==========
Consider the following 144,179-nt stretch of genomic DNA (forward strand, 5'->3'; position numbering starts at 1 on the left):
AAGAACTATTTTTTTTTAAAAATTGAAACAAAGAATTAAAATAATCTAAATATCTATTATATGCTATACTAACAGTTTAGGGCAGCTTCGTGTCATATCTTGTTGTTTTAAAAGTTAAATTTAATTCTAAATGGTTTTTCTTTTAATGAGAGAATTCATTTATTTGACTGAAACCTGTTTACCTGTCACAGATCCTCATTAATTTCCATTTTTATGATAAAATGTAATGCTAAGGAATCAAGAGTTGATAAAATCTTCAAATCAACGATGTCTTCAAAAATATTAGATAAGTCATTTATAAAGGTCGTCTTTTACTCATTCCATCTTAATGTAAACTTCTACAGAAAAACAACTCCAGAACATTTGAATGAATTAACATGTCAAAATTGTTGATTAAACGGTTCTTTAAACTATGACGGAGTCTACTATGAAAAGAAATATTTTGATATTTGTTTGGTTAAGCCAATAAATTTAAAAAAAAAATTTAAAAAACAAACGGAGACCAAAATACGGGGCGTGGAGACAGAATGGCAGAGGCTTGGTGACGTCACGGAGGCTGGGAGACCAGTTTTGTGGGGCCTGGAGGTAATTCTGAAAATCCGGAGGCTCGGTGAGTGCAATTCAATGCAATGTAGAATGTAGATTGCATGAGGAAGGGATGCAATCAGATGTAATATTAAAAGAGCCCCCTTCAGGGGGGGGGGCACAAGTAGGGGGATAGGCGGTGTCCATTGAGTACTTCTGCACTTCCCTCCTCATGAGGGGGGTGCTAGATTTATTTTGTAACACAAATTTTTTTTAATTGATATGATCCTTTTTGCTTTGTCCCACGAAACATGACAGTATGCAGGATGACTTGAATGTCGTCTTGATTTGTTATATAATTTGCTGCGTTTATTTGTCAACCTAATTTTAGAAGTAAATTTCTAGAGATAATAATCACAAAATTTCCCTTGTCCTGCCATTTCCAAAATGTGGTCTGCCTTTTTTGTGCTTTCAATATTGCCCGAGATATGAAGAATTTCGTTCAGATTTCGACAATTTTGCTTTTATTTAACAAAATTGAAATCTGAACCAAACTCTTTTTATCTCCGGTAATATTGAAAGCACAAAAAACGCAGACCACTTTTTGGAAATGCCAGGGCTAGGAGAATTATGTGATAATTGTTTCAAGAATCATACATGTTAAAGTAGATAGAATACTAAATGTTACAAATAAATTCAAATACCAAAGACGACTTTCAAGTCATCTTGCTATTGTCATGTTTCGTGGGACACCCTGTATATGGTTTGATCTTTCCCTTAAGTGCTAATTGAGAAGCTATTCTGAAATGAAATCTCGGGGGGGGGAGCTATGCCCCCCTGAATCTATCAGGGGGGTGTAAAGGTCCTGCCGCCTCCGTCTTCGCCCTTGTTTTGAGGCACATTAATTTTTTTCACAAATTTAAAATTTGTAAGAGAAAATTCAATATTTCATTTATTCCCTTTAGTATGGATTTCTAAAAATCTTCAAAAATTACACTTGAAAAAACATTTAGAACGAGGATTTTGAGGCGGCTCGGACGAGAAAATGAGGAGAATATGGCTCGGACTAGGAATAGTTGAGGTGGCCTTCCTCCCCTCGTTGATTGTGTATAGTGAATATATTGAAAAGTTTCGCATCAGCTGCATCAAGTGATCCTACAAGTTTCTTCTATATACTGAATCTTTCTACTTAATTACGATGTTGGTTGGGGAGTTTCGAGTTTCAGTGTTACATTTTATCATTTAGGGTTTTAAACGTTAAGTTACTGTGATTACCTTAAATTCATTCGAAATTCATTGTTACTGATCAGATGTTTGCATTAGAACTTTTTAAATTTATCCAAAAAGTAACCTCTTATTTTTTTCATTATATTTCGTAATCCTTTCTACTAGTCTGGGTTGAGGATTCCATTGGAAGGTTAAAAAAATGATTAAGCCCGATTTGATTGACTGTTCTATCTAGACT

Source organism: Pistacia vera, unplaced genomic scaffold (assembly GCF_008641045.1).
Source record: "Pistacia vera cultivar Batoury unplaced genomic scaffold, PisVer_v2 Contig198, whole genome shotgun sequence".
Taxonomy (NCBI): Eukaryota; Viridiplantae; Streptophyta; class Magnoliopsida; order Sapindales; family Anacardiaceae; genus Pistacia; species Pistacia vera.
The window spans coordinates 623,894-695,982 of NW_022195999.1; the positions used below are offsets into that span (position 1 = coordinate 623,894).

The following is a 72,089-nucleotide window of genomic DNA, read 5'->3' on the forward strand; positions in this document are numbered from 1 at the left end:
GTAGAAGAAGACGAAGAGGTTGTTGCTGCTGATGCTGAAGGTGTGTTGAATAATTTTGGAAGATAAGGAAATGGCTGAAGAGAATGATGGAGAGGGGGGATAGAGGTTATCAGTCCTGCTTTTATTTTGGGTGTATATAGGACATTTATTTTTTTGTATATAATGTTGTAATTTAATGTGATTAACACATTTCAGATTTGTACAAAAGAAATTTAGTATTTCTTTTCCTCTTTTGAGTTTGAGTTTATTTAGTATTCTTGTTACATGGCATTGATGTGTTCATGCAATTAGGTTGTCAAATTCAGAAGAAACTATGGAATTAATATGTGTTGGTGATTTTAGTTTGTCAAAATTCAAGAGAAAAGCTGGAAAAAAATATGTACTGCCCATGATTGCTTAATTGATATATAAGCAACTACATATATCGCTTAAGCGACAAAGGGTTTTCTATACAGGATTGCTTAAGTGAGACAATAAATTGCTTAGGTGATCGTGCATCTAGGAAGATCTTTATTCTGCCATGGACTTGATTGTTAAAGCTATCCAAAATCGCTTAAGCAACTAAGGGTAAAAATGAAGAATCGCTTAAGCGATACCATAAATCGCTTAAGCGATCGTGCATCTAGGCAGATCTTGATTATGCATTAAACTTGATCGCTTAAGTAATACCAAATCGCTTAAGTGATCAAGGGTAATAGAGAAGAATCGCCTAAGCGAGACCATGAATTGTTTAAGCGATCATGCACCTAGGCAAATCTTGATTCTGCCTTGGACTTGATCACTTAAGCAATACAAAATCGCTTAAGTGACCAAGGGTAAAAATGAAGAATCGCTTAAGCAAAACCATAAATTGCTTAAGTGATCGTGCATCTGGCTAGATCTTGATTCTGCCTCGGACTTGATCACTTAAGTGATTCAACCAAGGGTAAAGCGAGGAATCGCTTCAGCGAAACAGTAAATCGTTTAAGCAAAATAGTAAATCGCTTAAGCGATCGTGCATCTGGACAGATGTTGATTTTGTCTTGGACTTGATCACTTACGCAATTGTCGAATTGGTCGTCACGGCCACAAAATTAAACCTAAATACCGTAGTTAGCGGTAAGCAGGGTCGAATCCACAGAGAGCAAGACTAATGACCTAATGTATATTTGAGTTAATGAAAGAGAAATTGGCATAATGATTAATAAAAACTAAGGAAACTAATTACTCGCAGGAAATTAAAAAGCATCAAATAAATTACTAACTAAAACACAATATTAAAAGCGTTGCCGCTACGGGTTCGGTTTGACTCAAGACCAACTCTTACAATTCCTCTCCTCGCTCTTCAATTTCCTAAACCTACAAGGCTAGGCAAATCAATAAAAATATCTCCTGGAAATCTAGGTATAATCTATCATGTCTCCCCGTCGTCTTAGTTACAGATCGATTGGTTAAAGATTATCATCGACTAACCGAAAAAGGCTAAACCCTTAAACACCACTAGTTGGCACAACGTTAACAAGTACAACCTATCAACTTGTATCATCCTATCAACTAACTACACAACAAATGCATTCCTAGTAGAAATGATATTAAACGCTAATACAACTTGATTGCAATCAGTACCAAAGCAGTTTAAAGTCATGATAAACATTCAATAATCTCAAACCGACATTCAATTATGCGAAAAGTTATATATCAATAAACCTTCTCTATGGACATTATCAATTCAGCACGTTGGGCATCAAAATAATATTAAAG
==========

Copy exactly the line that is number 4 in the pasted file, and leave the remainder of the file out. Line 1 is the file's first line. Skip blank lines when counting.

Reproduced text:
Source record: "Pistacia vera cultivar Batoury unplaced genomic scaffold, PisVer_v2 Contig198, whole genome shotgun sequence".